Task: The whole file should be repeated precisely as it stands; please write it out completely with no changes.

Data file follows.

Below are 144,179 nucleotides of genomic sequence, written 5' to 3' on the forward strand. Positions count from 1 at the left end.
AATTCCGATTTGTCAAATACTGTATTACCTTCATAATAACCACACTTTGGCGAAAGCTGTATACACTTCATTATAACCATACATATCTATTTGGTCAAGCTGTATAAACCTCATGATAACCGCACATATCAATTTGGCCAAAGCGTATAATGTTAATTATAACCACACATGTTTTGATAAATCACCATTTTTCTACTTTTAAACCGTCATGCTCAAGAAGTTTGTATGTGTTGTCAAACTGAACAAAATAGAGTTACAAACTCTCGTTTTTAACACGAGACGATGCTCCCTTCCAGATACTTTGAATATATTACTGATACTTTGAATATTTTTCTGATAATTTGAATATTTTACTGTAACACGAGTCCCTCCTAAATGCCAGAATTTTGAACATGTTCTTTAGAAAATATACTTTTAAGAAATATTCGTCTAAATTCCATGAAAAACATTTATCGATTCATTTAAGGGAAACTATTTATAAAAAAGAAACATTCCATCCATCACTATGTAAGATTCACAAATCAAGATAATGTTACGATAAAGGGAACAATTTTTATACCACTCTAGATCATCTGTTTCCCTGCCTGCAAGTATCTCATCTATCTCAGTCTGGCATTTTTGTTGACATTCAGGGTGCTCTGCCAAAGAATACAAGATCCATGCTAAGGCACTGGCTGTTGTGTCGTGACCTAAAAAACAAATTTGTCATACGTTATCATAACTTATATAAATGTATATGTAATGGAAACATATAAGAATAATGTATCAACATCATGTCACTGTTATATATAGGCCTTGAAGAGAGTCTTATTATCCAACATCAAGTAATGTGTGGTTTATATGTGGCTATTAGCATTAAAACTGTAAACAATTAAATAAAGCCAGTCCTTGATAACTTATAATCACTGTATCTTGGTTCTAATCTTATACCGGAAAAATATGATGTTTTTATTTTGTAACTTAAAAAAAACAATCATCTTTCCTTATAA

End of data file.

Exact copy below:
Below are 144,179 nucleotides of genomic sequence, written 5' to 3' on the forward strand. Positions count from 1 at the left end.
AATTCCGATTTGTCAAATACTGTATTACCTTCATAATAACCACACTTTGGCGAAAGCTGTATACACTTCATTATAACCATACATATCTATTTGGTCAAGCTGTATAAACCTCATGATAACCGCACATATCAATTTGGCCAAAGCGTATAATGTTAATTATAACCACACATGTTTTGATAAATCACCATTTTTCTACTTTTAAACCGTCATGCTCAAGAAGTTTGTATGTGTTGTCAAACTGAACAAAATAGAGTTACAAACTCTCGTTTTTAACACGAGACGATGCTCCCTTCCAGATACTTTGAATATATTACTGATACTTTGAATATTTTTCTGATAATTTGAATATTTTACTGTAACACGAGTCCCTCCTAAATGCCAGAATTTTGAACATGTTCTTTAGAAAATATACTTTTAAGAAATATTCGTCTAAATTCCATGAAAAACATTTATCGATTCATTTAAGGGAAACTATTTATAAAAAAGAAACATTCCATCCATCACTATGTAAGATTCACAAATCAAGATAATGTTACGATAAAGGGAACAATTTTTATACCACTCTAGATCATCTGTTTCCCTGCCTGCAAGTATCTCATCTATCTCAGTCTGGCATTTTTGTTGACATTCAGGGTGCTCTGCCAAAGAATACAAGATCCATGCTAAGGCACTGGCTGTTGTGTCGTGACCTAAAAAACAAATTTGTCATACGTTATCATAACTTATATAAATGTATATGTAATGGAAACATATAAGAATAATGTATCAACATCATGTCACTGTTATATATAGGCCTTGAAGAGAGTCTTATTATCCAACATCAAGTAATGTGTGGTTTATATGTGGCTATTAGCATTAAAACTGTAAACAATTAAATAAAGCCAGTCCTTGATAACTTATAATCACTGTATCTTGGTTCTAATCTTATACCGGAAAAATATGATGTTTTTATTTTGTAACTTAAAAAAAACAATCATCTTTCCTTATAA